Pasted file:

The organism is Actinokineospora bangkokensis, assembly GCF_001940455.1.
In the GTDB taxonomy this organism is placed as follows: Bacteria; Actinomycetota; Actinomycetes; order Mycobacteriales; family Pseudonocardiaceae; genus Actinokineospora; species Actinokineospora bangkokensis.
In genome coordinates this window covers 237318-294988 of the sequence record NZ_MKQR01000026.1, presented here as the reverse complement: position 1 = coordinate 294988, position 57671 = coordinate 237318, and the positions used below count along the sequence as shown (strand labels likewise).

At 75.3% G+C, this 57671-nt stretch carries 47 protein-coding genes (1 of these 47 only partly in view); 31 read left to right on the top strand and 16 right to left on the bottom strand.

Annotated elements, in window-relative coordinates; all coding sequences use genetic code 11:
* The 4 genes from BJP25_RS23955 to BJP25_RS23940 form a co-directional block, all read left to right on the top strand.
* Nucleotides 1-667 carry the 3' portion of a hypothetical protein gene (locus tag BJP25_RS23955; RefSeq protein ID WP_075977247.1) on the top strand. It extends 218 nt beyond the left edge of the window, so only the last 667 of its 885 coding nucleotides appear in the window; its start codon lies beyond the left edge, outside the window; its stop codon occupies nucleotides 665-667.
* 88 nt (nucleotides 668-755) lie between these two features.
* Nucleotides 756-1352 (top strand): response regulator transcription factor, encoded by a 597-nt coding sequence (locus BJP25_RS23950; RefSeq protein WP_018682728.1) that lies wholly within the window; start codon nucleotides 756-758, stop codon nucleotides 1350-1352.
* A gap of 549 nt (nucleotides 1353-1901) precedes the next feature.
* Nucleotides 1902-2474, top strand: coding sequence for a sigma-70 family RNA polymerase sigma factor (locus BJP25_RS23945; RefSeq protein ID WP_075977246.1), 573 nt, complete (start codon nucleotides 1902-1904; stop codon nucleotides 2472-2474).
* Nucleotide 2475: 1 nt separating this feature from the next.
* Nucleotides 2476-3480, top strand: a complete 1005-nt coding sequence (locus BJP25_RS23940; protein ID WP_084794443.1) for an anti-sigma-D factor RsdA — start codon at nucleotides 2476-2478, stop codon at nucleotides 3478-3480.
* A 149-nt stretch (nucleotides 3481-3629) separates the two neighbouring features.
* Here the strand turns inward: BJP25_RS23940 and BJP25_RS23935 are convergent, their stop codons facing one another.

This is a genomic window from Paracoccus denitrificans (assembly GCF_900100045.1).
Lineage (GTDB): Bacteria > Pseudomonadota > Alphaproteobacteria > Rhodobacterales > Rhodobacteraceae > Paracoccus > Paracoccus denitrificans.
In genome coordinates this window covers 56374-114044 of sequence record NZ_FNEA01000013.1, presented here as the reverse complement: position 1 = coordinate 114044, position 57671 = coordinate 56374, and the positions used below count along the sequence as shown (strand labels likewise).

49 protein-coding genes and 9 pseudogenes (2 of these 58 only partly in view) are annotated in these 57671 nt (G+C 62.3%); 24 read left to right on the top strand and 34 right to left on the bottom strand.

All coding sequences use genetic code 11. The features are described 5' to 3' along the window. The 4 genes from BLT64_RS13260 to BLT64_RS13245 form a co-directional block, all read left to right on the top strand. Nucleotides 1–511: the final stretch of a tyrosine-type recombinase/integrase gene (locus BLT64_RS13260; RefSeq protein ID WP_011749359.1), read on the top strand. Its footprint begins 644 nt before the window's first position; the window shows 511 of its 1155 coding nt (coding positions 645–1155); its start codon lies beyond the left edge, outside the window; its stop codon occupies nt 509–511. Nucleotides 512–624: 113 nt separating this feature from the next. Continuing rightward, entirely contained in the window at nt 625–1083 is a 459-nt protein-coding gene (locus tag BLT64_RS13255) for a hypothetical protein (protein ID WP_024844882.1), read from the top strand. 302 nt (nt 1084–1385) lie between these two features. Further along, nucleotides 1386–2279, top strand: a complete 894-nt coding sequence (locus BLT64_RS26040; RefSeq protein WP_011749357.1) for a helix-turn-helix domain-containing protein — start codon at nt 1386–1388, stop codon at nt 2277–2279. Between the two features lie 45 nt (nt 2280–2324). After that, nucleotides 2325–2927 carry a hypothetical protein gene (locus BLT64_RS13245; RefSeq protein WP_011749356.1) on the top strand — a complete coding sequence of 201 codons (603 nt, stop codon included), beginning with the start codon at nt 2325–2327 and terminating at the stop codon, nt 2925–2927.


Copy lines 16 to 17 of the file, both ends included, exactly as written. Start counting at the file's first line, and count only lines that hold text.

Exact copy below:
This is a genomic window from Paracoccus denitrificans (assembly GCF_900100045.1).
Lineage (GTDB): Bacteria > Pseudomonadota > Alphaproteobacteria > Rhodobacterales > Rhodobacteraceae > Paracoccus > Paracoccus denitrificans.